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Poetry Reading: James Cihlar & William Reichard

Join us for a heart-expanding, pulse-quickening reading from local poets Jim Cihlar and William Reichard. 

James Cihlar is the author of the poetry books Rancho Nostalgia (Dream Horse Press, 2013) and Undoing (Little Pear Press, 2008), and the chapbooks A Conversation with My Imaginary Daughter (Bloom, 2013), and Metaphysical Bailout (Pudding House Press, 2010). His writing has been published in the American Poetry Review, Court Green, Smartish Pace, The Rumpus, Prairie Schooner, Lambda Literary Review, and Forklift, Ohio. He is the recipient of a Glenna Luschei Award from Prairie Schooner, the 2012 Bloom Chapbook Prize, and two Minnesota State Arts Board Fellowships for Poetry. 

William Reichard is the author of five collections of poetry: Two Men Rowing Madly Toward Infinity (Broadstone Books, 2016); Sin Eater (Mid-List Press, 2010); This Brightness (Mid-List Press, 2007); How To (Mid-List Press, 2004) was a finalist for the James Laughlin Award from the Academy of American Poets; and An Alchemy in the Bones (New Rivers Press, 1999) won a MN Voices Prize. Poems from This Brightness and How To have been featured on NPR’s “Writers Almanac.” He has published two chapbooks, As Breath in Winter (MIEL Books, 2015); and To Be Quietly Spoken (Frith Press, 2001) and edited The Evening Crowd at Kirmser’s: A Gay Life in the 1940’s (Univ. of MN Press, 2001). Reichard's anthology of fiction, poetry, and nonfiction, American Tensions: Literature of Identity and the Search for Social Justice, was published by New Village Press in April 2011.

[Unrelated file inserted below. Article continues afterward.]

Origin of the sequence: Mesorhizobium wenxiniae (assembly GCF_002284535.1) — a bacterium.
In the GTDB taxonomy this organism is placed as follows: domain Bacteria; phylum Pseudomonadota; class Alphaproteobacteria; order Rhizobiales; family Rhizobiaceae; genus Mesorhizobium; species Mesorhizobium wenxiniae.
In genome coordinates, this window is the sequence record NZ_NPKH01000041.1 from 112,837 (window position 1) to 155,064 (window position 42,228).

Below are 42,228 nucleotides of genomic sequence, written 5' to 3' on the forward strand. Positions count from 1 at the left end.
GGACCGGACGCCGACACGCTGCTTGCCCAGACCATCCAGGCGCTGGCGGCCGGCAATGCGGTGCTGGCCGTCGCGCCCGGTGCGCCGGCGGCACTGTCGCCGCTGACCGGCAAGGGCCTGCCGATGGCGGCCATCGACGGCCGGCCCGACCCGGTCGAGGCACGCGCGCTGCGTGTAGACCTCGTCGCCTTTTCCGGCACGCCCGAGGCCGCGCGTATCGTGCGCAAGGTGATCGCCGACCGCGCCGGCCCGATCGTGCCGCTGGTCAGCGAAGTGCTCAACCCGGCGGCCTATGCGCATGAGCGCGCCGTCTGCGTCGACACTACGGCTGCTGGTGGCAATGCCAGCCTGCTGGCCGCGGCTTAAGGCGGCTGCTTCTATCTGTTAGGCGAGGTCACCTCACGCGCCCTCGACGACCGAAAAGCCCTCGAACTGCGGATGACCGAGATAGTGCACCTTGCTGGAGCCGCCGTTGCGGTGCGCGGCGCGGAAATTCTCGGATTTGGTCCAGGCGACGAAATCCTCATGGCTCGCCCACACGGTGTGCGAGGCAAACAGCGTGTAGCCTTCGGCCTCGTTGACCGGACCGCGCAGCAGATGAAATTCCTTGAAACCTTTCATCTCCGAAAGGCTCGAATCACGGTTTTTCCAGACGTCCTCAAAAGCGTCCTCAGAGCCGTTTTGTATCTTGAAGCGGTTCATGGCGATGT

Praise for Cihlar and Reichard: 

Midway through James Cihlar’s splendid Rancho Nostalgia you’ll find some advice: “Keep reaching into the past / to grab something new.” One of the great wonders of this book full of wonders is that Cihlar follows his own instruction so brilliantly. Whether invoking scenes from classic movies or from the poet’s own life, the results are poignant, complex, and full of bracing insights. These poems feel like they’re being projected from a beguiling, not-quite-familiar place somewhere behind us, “close to the border, where / the light is good.” —Mark Bibbins

"There's no sound but our breathing, and the oars as they stroke the water." Accept the offered craft of William Reichard's transport. Put your oar in with his erotic lyricism, his mouth to your ears. Two Men Rowing Madly Toward Infinity is a steady ride through the wonderous landscape of a Midwestern rural American childhood, a turn at the bend of Gravelly Run, a pass by Baudelairean gallows, and a final glide to "listen to the wind in the reeds along the lakeshore, how they lash the air, how they sing." Scott Hightower